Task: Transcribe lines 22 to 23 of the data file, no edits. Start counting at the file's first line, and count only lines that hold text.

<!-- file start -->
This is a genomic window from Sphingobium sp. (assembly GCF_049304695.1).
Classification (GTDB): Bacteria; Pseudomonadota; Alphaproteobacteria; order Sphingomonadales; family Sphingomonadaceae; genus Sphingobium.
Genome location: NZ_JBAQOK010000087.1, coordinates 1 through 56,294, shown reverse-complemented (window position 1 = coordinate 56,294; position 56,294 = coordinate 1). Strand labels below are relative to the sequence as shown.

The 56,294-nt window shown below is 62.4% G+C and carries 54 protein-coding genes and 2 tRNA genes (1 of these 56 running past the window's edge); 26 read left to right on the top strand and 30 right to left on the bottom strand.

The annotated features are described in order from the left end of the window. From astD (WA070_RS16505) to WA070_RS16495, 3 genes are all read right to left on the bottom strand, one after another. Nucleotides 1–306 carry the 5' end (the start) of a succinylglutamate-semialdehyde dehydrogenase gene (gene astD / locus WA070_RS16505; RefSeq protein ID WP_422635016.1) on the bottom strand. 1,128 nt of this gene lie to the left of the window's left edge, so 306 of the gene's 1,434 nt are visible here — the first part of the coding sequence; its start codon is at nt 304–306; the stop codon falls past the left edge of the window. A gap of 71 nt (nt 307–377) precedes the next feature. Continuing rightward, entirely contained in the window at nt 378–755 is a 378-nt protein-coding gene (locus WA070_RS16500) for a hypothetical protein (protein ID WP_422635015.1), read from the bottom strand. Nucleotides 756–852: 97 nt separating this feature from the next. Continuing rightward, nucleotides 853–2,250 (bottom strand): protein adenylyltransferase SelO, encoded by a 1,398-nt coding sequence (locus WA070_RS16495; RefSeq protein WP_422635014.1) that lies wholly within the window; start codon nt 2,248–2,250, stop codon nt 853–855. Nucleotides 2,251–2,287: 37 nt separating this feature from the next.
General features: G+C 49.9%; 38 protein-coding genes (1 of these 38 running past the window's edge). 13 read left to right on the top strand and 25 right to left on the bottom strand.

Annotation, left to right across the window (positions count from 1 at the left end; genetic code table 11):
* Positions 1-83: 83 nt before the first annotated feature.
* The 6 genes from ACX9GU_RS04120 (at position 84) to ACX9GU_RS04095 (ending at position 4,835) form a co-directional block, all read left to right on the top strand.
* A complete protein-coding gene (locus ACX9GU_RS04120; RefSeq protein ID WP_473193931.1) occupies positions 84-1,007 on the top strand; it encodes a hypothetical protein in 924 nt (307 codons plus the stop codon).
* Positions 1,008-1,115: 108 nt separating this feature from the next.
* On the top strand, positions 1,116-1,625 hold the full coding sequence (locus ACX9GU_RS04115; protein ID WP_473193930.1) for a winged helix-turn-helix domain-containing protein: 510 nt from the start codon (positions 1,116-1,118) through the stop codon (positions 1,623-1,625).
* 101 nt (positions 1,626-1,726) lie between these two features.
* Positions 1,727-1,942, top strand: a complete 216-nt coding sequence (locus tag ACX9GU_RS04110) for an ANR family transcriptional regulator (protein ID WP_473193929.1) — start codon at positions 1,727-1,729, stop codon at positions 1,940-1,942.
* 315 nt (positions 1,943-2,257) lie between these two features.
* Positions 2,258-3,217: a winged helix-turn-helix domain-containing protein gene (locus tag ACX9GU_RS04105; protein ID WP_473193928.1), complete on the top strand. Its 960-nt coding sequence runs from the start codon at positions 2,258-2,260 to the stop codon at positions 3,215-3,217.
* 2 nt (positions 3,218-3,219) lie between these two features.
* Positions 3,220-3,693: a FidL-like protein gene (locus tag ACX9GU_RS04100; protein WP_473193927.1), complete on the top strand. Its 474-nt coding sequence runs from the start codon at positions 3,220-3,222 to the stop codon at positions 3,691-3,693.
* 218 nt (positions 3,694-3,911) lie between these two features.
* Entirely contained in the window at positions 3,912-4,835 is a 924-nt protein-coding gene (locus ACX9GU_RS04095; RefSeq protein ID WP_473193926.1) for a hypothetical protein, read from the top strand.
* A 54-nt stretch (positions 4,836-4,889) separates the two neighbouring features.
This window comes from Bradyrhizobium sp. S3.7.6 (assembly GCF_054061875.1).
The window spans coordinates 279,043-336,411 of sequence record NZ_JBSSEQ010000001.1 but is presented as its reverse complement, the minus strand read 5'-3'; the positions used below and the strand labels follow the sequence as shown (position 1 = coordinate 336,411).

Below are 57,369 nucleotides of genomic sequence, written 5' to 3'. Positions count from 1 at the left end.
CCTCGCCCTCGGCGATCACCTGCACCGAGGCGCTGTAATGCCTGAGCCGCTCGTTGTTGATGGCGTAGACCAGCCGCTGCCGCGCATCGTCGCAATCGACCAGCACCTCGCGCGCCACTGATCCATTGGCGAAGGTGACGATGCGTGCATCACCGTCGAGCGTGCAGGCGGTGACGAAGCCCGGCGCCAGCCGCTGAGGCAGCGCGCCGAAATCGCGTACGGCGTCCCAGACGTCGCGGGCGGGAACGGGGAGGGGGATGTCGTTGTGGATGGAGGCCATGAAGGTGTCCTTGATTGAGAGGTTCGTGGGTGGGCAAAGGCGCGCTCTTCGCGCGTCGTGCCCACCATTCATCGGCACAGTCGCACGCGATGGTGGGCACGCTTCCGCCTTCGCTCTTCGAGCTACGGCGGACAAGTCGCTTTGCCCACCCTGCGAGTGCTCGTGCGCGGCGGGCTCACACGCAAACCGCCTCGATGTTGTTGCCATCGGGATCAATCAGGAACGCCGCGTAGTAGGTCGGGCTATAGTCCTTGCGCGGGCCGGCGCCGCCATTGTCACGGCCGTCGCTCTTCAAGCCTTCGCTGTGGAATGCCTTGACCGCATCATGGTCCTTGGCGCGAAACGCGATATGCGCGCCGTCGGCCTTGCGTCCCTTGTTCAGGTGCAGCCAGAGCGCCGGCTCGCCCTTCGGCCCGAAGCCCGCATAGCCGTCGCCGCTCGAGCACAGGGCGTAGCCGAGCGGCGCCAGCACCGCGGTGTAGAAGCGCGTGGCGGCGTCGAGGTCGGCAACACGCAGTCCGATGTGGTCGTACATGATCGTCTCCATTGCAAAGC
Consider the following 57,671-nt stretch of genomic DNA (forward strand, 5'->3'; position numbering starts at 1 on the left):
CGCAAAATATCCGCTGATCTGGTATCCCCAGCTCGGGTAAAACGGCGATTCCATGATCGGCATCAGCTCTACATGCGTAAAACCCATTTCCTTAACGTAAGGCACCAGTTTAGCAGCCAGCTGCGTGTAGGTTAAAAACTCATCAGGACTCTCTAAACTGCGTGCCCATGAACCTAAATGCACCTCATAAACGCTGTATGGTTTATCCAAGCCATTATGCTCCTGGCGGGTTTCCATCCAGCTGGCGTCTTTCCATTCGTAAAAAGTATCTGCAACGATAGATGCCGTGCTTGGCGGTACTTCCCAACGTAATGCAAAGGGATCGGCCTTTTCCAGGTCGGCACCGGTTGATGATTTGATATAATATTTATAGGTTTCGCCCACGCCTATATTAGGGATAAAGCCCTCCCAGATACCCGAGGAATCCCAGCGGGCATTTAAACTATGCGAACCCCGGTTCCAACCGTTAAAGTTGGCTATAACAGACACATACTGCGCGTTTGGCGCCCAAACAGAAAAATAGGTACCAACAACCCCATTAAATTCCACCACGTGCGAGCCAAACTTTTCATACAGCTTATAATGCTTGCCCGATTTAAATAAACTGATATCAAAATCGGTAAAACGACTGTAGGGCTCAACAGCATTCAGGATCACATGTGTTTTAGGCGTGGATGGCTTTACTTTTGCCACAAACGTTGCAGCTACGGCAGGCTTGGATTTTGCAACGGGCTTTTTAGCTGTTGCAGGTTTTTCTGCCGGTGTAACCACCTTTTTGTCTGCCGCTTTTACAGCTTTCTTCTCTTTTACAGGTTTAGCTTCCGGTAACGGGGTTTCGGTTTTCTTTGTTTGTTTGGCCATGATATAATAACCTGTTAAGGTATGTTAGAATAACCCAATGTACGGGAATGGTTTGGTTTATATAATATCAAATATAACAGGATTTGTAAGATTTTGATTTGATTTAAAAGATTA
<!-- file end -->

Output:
This window comes from Bradyrhizobium sp. S3.7.6 (assembly GCF_054061875.1).
The window spans coordinates 279,043-336,411 of sequence record NZ_JBSSEQ010000001.1 but is presented as its reverse complement, the minus strand read 5'-3'; the positions used below and the strand labels follow the sequence as shown (position 1 = coordinate 336,411).